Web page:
My First Encounter With The Term ‘Critical Friend’
I first came across the term ‘critical friend’ when it was used to describe my colleague Paul Walk when he was interviewed at the JISC-funded Dev8D event. Shortly after the event I noticed the term being tweeted by a number of participants at an e-learning event.
The Critical Friend Network
On further investigation I found the Critical Friends Network which quotes Professor John MacBeath, Professor of Education Leadership, University of Cambridge:
“The Critical Friend is a powerful idea, perhaps because it contains an inherent tension. Friends bring a high degree of unconditional positive regard. Critics are, at first sight at least, conditional, negative and intolerant of failure.
Perhaps the critical friend comes closest to what might be regarded as ‘true friendship’ – a successful marrying of unconditional support and unconditional critique.“
The Critical Friend’s Network has been funded by the JISC Users and Innovation (U&I) Benefits Realisation programme and aims to build a community of shared effective practice for current and future JISC Programme Critical Friends. Membership of the CF Network is open to Critical Friends, JISC Programme Management and project teams as well as the HE/FE sector as a whole.
Critical Friends I’ve Encountered
The term ‘critical friends’ would seem to be self-explanatory. And I find it a valuable concept to describe, for example, the approaches myself, David Sloan and a number of other accessibility researchers and practitioners have been taking over the past four years in our criticisms of the approaches taken by WAI in the developments of guidelines to enhance the accessibility of Web resources.
Peter Murray-Rust is applying similar critical thinking in a series of blog posts on “Libraries of the Future” which will inform his talk at the ‘Libraries of the Future’ debate to be held at the Bodleian Library on 2 April 2009.
We Need More Critical Friends!
I feel we need more critical friends, especially at a time in which organisations will find funding increasingly difficult to obtain. We can see the need for such critical thinking by looking at recent history, such as the rise and fall of the UK eUniversity, from the HEFCE Press Release published in 2002 described the appointment of the senior management team for the “government-backed initiative to provide online delivery of UK higher education courses to students worldwide and to give improved access to higher education for under-represented groups of students in the UK” through to the The Real Story Behind the Failure of U.K. eUniversity (PDF) which described how “The picture behind the public failure of the UKeU is more complex, interesting and salutary than many reports would suggest“.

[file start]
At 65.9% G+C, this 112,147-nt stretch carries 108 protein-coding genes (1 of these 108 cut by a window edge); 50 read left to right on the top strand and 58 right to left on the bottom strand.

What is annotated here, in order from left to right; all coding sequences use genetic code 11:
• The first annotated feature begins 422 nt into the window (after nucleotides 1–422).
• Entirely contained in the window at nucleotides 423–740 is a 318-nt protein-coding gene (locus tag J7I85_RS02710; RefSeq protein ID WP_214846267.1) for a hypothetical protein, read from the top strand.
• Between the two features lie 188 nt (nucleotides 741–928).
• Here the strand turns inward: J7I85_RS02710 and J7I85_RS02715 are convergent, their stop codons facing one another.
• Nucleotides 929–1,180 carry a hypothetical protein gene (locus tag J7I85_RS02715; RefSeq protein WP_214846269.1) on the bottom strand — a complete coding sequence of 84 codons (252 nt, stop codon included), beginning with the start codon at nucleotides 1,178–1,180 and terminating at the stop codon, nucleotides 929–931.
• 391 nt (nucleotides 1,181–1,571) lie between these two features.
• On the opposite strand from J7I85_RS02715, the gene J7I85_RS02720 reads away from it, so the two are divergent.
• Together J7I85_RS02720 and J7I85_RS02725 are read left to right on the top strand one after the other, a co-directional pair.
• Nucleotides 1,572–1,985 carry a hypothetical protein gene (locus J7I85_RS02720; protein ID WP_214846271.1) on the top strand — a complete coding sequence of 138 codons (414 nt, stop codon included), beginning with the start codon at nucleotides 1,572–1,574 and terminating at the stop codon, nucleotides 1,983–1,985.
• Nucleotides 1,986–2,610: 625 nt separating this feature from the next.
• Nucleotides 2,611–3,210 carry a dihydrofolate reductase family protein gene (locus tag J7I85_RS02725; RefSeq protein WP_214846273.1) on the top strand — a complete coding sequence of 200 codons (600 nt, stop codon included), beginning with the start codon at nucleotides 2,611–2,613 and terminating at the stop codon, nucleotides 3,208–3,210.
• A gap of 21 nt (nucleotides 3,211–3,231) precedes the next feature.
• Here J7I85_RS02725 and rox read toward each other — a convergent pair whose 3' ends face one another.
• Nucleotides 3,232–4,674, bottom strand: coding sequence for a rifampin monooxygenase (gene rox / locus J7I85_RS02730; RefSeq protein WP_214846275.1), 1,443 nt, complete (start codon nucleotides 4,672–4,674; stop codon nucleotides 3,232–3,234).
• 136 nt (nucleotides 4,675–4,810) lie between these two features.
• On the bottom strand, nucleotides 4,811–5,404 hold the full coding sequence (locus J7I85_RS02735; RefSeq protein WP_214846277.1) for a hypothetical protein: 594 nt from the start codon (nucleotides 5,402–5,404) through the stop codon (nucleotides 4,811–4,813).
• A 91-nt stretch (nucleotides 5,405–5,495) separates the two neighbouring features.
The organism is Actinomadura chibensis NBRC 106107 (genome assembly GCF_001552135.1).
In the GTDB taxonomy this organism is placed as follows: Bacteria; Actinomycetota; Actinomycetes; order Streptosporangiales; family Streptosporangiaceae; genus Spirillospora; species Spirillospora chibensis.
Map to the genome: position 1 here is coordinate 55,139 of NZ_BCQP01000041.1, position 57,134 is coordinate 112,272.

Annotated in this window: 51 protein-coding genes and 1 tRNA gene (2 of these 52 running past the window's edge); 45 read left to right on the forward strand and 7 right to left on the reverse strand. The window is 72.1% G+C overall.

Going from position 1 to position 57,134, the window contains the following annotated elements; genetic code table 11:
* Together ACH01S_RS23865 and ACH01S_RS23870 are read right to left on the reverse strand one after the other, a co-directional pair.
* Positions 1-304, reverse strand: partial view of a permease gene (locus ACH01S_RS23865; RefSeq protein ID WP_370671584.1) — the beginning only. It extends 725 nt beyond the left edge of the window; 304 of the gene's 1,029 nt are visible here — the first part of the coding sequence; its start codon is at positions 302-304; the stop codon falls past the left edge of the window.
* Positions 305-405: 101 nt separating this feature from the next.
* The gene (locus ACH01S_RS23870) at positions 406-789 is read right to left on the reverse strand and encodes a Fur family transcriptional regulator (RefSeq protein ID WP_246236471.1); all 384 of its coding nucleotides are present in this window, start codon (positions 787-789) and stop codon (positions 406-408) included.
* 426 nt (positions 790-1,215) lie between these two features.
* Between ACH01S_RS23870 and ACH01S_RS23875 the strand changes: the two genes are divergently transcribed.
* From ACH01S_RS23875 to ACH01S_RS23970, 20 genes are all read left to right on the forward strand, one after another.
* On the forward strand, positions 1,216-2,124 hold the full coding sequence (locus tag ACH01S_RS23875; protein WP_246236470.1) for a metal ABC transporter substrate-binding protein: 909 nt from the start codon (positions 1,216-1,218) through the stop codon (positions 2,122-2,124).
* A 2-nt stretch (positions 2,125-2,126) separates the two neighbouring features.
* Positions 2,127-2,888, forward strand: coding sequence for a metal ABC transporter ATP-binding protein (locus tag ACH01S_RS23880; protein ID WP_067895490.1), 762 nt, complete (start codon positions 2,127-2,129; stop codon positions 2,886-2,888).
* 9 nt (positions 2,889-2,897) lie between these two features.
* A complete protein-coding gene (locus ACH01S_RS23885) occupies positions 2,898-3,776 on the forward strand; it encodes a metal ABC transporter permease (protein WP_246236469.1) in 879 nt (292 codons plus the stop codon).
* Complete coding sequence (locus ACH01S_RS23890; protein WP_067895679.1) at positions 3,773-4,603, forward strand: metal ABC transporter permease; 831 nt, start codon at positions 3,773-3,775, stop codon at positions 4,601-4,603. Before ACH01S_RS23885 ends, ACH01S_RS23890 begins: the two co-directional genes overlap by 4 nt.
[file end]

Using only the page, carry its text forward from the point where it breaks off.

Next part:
Frankie Roberto demonstrated how the role of a critical friend need not be resource intensive when he initiated a discussion on the MCG (Museums Computer Group) JISCMail list with the one-word question “Why?” about the launch of the Creative Spaces service by a group of museums. In the email messages about this newly launched service, questions were raised as to whether the debate was really needed with the complexities of, for example, copyright issues being suggested as a reason why discussions on an open mailing list where not helpful. Paul Walk responded to this by saying:
So, this thread was started by Frankie Roberto asking the question, “Why?”. His approach, a simple one-word question, was criticised – unfairly I think. Implicit in Frankie’s question is a challenge – it invites someone to explain, very succinctly and convincingly what it is that that Creative Spaces (in its guise as a user-facing application) is for. I think this challenge is well made, and deserves to be answered.
Well-said Paul. And if the general public can listen to, read about and , if they so desire, engage in discussions about complex issues such as sub-prime markets and global warming professionals in the sector should also be not allowed but encouraged to contribute to the discussions about the networked services we are seeking to develop.